Flying Too High is second in the Phryne Fisher Series and it stays true to form. It’s in the same style as Cocaine Blues but it doesn’t feel repetitive (yet).
In this book, Phryne has to deal with two major crimes, the kidnapping of a child and what appears to be a pre-meditated murder of a father. Neither of which are unique crimes but in a genre as over-saturated and over-developed as crime fiction, it’s not so much the crime itself that catches people’s attention but the way it is written and the process of solving it, and in this case, Kerry Greenwood certainly knows what she’s doing. There’s an underlying genuineness in the crime writing and that’s the real charm to Phryne Fisher.
There are some really unique characters. Though the tyrannical father is standard, and the philandering artist is almost a cliché, the real stand out was the lesbian prostitute who caters to clients with paedophilia tastes due to her physically underdeveloped body. That took me by surprise as it can be tricky to introduce unsavoury characters without looking impractical; all of Kerry Greenwood’s experience in the legal system is really being shown off.
Phryne is clever but realistic. Although she is gutsy and well-educated in a variety of areas, she doesn’t know everything nor does she pretend to. She readily seeks help in areas that she’s unfamiliar with and delegates without any dent to her ego. This allows Kerry to introduce a whole host of colourful characters that she takes with her from novel to novel. For example, when Phryne needed to track down key witnesses in her murder case, she asks the cab drivers that she met in her last adventure.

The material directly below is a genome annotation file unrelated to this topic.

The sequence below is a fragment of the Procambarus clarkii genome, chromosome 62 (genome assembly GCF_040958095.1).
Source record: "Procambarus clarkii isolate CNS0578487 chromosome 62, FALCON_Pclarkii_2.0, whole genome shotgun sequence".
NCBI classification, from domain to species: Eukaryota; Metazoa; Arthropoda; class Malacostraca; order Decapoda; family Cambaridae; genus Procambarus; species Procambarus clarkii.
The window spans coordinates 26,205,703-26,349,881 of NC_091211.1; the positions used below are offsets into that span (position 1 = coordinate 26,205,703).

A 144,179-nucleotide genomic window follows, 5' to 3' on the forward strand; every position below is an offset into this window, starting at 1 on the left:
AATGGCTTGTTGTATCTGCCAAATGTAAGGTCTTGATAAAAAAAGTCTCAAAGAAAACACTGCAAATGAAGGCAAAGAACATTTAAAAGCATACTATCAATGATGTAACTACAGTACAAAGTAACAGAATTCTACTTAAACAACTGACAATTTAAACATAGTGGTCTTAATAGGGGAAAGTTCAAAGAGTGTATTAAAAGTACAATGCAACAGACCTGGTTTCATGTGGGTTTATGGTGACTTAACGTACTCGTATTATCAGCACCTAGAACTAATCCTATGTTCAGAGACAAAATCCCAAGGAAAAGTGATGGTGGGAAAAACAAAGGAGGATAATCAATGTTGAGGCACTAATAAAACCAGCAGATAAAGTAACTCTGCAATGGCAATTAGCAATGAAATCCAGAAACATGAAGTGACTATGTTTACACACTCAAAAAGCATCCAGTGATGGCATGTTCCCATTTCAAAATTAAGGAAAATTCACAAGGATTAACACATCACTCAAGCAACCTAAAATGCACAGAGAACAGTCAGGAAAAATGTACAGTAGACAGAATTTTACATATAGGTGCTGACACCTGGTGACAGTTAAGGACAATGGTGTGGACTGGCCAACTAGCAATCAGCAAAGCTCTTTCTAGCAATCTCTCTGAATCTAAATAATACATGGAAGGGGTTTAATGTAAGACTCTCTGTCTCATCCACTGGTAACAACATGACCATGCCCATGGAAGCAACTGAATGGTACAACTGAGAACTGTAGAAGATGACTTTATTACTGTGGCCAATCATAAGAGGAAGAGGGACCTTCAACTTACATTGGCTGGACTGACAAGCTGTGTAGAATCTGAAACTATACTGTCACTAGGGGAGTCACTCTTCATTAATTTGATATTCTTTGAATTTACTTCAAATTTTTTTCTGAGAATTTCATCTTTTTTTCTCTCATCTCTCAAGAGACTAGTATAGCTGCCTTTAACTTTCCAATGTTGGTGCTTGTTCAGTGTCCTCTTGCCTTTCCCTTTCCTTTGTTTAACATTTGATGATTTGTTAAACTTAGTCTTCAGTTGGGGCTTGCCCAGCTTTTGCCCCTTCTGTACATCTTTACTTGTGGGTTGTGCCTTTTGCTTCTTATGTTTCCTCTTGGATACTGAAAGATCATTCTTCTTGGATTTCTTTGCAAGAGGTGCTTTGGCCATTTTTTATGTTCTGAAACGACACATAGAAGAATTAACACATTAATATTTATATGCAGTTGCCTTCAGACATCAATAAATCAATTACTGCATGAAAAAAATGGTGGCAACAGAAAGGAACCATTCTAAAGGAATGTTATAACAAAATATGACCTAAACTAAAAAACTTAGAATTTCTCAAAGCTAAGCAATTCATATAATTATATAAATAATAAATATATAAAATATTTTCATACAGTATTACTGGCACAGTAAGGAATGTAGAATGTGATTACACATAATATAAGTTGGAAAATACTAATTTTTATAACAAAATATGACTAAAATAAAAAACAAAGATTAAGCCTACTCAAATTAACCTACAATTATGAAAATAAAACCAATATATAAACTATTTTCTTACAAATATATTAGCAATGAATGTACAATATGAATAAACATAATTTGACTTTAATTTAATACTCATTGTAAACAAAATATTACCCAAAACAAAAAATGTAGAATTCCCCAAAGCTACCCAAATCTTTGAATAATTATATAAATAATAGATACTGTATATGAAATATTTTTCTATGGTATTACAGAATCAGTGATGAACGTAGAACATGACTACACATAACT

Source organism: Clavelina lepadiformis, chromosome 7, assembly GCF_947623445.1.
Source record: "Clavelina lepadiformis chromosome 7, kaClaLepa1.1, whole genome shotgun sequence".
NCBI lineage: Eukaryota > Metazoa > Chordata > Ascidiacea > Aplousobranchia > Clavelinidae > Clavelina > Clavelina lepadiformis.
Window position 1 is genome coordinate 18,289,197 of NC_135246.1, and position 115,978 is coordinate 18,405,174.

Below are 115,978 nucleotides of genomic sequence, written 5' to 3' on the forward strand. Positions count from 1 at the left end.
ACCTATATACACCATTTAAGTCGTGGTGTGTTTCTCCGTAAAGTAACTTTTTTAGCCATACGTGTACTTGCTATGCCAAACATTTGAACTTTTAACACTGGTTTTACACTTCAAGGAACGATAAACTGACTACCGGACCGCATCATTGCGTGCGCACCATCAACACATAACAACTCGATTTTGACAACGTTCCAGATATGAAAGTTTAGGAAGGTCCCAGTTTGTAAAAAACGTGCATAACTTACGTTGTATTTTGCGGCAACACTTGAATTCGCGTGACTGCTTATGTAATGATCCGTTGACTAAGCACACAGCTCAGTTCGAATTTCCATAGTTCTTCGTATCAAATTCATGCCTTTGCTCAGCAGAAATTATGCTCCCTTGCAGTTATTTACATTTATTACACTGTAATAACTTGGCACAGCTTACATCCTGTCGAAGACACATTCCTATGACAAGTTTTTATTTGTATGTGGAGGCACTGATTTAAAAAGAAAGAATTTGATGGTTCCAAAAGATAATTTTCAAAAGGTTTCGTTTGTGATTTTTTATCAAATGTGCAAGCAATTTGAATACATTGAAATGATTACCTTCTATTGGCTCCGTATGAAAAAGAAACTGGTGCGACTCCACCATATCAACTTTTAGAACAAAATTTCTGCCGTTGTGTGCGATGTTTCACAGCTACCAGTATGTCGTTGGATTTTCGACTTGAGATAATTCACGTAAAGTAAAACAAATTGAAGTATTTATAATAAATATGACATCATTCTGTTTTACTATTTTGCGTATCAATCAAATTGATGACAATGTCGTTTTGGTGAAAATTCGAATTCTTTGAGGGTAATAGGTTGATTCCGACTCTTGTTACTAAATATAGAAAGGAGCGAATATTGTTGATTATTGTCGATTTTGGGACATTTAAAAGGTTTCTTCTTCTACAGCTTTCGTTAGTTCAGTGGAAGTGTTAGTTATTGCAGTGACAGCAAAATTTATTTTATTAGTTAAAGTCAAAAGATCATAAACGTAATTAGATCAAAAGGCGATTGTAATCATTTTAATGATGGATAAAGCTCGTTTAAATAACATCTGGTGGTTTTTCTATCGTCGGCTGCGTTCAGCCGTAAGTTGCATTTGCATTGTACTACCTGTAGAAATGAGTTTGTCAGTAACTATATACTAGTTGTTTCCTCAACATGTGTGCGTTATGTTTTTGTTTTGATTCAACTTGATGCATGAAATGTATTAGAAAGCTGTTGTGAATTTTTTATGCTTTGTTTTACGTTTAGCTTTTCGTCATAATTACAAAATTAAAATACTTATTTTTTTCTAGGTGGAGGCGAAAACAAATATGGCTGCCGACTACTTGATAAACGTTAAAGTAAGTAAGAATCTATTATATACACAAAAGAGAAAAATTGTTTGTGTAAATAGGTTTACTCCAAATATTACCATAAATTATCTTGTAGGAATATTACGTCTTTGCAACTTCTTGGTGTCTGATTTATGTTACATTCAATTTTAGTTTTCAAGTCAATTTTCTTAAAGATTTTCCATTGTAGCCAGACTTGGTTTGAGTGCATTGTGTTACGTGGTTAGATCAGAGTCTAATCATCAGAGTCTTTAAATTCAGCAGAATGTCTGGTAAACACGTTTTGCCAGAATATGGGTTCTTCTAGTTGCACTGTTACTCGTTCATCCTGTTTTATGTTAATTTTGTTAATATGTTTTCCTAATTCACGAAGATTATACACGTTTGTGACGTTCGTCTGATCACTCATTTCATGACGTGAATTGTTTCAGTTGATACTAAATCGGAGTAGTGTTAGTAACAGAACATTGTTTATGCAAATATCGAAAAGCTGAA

And there are some real homages to the detectives before her that even Phryne herself acknowledges through the leaning of the fourth wall. The house purchased by her is at 221B; it was specifically chosen by Phryne because it was at 221 (and Phryne herself adds the B at the end, in keeping with her penchant for a dramatic flair). And she also accepts the ridiculousness and the impractical financial viability of her profession, which is only offset by the fact that she’s already very well-off.
Phryne is charmingly described as “vain, promiscuous and vague” and her habit of sleeping with the first beautiful man that catches her fancy is a delightful change in pace. Sometimes, when authors try to show the toughness in their female characters by having them sleep around, there’s a slight self-loathing and lonely undertone in their actions. There is none in Phryne, who embraces her femininity and rejoices in her man-eating behaviour.
The ending is tied up in a neat package (and it’s done literally and figuratively since Phryne wraps up the Bad Guy of the Week to the police in brown wrapping paper). The tyrannical father is killed off in a very karma inducing manner and the more reluctant child kidnapper is protected by Phryne with the provision of a reliable alibi, demonstrating that the road to justice is paved in grey morality.
I’m so excited for this series, this really is something I can invest myself in. I’ll try to find them in second-hand stores, but I honest to God don’t mind paying full price for them.
On Another Note
I’m debating if I should really write a review for every Phryne Fisher book and any other book that’s in a series, like No. 1 Ladies Detective Agency or Inspector Singh series. They get the same-ish (which isn’t a bad thing, all series eventually run the same path) after a while and I run out of things to discuss.